The results of a large body of research suggest abortions do not have a negative effect on women’s mental health, despite claims from anti-abortion groups and state legislatures.1
The authors of a new paper noted the reasons why women decide to undergo an abortion include many mental health risk factors, such as poverty, lack of social supports, domestic violence, rape, incest, pre-existing mental illness, and lack of education. But post-abortion, women’s mental health status does not deteriorate, although stress levels might increase if they experience barriers in obtaining the abortion.1
“The main gist of the paper is, ‘Don’t believe anyone who tells you that abortion causes mental illness or impairs anybody’s psychiatric well-being,’” says Nada Stotland, MD, MPH, professor of psychiatry at Rush Medical College in Chicago. Stotland researches psychiatric issues surrounding abortion. She also is the former (2008-2009) president of the American Psychiatric Association. “There is evidence, going back decades, that having an abortion in and of itself does not cause anybody to have a psychiatric illness, and rarely causes anybody to even have any significant prolonged negative psychological outcome.”
For women who have undergone an abortion, the most common reaction is relief, Stotland says. “Some people may feel guilty. Some people may feel sad, but not clinically depressed. I’ve said in some hearings that if 50% of marriages end in divorce, I think there are a lot more people regretting getting married than having abortions. Are you going to make it harder for people to get married?”
While there are people who will say they are sorry for their abortion, if they are asked if they would still have obtained an abortion if in the same circumstances and could do it over, they say they would do it again. “Maybe they wish they had a child now that they have education, income, and steady support of their living situation,” Stotland says. “But when you say, ‘Was that the wrong decision at the time?’ they say, ‘No, that was the best decision I could do at the time,’ and there’s no evidence of traumatic, lasting regrets.”
In the 1980s, Surgeon General Everett Koop reported extensive research into legalized abortion, finding that the risk of a woman dying was 25 times greater with giving birth than with abortion.2
According to 2013 reports (after Koop’s death), Koop had refused to prepare a report that detailed negative mental health effects of abortions, despite pressure from President Reagan. Koop had written to Reagan that scientific experts and evidence suggested the negative health effects were not as conclusive as Reagan hoped.3
“Reagan appointed Koop as surgeon general and ordered him to report on the impact of abortion on women in America,” Stotland says. “He was expected to write a kill report. But it turned out that Dr. Koop could have been very against abortion, but was not a liar.”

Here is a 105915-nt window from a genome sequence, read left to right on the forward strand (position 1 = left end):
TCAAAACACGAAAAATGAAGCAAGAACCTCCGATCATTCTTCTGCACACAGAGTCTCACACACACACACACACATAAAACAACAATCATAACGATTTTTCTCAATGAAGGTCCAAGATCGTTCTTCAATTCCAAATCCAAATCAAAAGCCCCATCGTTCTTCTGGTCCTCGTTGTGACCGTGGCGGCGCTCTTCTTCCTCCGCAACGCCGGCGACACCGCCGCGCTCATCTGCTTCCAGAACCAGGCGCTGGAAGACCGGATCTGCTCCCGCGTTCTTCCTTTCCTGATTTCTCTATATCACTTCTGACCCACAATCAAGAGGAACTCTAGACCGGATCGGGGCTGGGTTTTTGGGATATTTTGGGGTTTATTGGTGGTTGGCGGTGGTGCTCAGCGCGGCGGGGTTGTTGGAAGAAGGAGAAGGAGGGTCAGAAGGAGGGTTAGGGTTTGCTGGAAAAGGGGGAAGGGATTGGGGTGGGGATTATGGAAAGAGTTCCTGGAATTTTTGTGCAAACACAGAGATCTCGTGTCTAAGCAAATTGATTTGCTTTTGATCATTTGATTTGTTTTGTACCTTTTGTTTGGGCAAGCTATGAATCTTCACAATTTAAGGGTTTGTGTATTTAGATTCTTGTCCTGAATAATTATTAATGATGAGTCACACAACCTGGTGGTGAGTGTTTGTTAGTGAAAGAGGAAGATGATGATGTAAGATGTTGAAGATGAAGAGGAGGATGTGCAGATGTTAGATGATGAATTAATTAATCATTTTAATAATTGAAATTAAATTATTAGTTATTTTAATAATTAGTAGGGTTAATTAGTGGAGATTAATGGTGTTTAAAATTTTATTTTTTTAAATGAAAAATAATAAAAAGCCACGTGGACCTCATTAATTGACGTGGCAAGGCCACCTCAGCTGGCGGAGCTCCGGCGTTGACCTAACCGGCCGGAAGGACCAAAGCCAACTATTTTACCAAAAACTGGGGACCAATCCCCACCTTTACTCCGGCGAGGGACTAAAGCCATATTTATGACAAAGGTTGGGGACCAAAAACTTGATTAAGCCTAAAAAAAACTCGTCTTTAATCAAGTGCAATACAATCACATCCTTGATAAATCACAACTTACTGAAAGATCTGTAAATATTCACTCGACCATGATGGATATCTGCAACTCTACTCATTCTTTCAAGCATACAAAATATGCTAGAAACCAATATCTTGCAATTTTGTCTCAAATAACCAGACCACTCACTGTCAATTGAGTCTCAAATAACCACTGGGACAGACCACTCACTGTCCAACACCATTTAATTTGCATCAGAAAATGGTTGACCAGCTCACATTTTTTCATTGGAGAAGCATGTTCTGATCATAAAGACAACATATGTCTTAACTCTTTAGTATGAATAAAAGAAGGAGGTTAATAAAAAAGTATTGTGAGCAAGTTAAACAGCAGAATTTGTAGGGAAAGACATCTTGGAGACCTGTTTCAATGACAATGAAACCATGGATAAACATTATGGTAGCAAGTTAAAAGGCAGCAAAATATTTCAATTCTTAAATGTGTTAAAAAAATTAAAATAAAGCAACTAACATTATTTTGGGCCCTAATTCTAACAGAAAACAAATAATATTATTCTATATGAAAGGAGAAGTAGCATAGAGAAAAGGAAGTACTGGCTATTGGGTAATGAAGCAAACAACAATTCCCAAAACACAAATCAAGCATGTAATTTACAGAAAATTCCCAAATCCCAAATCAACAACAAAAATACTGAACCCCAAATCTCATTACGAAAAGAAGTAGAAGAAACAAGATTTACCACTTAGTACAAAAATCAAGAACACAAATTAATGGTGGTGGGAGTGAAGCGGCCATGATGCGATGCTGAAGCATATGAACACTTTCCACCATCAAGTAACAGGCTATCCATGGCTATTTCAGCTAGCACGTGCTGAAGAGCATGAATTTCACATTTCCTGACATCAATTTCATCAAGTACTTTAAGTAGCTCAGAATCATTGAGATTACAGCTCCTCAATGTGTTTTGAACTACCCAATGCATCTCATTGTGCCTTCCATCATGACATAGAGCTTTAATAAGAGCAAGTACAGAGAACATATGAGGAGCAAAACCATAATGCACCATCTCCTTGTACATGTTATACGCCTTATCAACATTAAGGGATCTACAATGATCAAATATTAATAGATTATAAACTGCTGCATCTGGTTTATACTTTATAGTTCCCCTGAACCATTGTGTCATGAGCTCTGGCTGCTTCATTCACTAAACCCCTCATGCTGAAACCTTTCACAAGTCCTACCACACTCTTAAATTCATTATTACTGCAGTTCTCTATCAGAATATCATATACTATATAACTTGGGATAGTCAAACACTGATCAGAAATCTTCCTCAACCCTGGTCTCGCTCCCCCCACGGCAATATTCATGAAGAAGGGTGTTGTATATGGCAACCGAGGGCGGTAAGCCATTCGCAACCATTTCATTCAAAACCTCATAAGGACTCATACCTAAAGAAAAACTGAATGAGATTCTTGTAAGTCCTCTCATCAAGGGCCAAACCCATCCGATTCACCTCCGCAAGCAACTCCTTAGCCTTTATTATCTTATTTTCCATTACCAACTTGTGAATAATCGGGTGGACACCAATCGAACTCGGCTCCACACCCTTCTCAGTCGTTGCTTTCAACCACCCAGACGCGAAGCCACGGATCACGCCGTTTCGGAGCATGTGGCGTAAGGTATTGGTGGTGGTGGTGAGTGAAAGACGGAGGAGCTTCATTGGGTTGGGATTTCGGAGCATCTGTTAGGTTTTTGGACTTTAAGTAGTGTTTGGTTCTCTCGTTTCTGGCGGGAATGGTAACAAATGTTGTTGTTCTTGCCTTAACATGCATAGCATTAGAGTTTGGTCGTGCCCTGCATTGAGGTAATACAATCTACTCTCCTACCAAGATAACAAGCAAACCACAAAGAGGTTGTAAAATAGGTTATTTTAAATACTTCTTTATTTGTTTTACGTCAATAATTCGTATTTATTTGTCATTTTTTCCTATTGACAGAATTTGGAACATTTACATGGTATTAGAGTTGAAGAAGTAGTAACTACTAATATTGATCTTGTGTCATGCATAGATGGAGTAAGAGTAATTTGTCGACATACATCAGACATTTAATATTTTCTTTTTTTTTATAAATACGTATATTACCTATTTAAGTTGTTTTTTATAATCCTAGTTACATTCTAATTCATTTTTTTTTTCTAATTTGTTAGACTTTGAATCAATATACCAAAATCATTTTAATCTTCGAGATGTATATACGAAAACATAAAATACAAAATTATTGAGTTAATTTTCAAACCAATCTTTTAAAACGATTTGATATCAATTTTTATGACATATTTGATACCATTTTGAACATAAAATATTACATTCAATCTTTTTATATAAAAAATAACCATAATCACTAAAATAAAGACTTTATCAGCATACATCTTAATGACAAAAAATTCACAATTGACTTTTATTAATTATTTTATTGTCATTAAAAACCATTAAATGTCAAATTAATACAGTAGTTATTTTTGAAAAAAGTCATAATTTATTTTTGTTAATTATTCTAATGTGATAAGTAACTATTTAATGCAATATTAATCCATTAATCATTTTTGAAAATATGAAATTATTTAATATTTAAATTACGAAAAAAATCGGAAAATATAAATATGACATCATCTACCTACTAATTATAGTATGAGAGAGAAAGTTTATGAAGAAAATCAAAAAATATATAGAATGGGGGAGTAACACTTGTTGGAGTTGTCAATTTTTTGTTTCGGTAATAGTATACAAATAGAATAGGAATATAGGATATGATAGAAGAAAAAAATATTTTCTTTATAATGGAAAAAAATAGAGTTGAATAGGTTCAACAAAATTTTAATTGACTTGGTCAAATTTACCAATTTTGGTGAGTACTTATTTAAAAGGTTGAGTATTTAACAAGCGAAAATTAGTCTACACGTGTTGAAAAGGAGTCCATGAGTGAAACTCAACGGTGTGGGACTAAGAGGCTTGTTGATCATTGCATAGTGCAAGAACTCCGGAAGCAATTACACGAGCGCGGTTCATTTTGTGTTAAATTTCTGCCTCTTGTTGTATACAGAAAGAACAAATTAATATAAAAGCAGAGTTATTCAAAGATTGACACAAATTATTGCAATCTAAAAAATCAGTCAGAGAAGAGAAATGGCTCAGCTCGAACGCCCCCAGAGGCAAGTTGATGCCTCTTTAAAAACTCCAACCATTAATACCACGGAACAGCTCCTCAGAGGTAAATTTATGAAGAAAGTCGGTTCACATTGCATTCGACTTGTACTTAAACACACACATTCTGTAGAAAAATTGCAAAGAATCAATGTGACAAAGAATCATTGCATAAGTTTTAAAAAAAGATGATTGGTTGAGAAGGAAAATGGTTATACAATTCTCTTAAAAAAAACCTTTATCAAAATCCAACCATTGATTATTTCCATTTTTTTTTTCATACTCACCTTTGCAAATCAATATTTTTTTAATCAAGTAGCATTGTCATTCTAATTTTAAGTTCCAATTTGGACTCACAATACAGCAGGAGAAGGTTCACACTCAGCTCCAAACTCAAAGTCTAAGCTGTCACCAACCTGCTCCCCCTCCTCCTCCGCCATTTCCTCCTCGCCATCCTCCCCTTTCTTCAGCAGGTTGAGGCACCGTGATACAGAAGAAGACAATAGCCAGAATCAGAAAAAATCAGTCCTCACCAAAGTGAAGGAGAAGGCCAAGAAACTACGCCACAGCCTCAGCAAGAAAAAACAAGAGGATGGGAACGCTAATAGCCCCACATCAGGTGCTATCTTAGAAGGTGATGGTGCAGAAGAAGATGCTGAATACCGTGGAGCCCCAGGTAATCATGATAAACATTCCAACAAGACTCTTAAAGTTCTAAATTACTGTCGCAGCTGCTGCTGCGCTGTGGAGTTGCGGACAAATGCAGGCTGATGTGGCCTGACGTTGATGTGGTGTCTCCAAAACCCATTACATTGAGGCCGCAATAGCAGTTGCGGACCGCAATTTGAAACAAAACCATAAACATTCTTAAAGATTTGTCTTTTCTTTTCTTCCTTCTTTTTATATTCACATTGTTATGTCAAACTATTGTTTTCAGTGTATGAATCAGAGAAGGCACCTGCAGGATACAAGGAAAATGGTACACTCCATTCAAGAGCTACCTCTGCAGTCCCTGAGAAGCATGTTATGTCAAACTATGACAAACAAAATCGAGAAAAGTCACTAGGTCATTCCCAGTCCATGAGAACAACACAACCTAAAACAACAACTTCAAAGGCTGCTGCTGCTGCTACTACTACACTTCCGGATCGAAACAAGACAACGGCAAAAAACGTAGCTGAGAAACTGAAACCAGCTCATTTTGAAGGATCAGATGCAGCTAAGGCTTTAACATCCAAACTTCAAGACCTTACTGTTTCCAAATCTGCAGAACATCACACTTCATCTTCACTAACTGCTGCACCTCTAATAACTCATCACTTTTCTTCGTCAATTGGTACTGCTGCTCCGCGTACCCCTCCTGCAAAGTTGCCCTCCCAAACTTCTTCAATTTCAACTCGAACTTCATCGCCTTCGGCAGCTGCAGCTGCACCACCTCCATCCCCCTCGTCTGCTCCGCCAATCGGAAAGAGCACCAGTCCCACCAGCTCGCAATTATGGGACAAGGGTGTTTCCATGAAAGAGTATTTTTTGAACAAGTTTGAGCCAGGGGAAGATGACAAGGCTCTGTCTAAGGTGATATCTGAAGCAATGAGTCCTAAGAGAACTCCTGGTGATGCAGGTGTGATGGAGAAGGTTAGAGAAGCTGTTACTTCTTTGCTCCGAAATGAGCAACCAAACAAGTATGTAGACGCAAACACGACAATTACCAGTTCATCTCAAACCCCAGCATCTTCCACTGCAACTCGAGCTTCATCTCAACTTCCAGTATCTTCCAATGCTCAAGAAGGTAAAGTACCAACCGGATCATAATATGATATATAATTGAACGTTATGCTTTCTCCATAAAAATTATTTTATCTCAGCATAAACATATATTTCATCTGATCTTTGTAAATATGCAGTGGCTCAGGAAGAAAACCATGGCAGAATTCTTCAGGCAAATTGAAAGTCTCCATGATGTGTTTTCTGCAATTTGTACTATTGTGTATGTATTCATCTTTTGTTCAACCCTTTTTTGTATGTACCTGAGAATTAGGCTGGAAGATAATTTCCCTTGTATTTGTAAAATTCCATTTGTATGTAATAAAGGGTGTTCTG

Stotland, who was a committee chair with the American Psychiatric Association in the 1980s, was asked to review literature and speak at a hearing, held by Koop, on abortion. After the hearing, Koop refused to write a report that made unsubstantiated claims about abortion’s mental health effect on women, she explains.
Despite the lack of solid, evidence-based data on causative links between abortion and mental illness, some states require abortion providers to tell patients of the risk of depression, suicide, substance use, and other issues. “There is no other medical procedure in which the state tells doctors and providers which words they have to tell patients about the procedure,” Stotland says.
There also are no parallels to how some states require providers to take an ultrasound of the woman’s embryo and make her look at it, she adds.
“I was a psychiatric consultant in OB/GYN and psychiatric medicine, and there’s no other similar situation,” Stotland says. “It is much more important for women’s mental health to be able to get abortions when they need them, and it’s deleterious to their mental health to put barriers in their way. All the obstacles only increase the stress on your patient. You can reassure the patient that once she decides this is what she has to do with her life, she can rest assured that [having an abortion] will not increase any psychiatric condition.”
- Stotland NL, Shrestha AD, Stotland NE. Reproductive rights and women’s mental health: Essential information for the obstetrician-gynecologist. Obstet Gynecol Clin North Am 2021;48:11-29.
- More on Koop’s study of abortion. Fam Plann Perspect 1990;22:36-39.
- Heyman R. C. Everett Koop, surgeon general who rebuffed Reagan on abortion, dies. MIC. Feb. 26, 2013.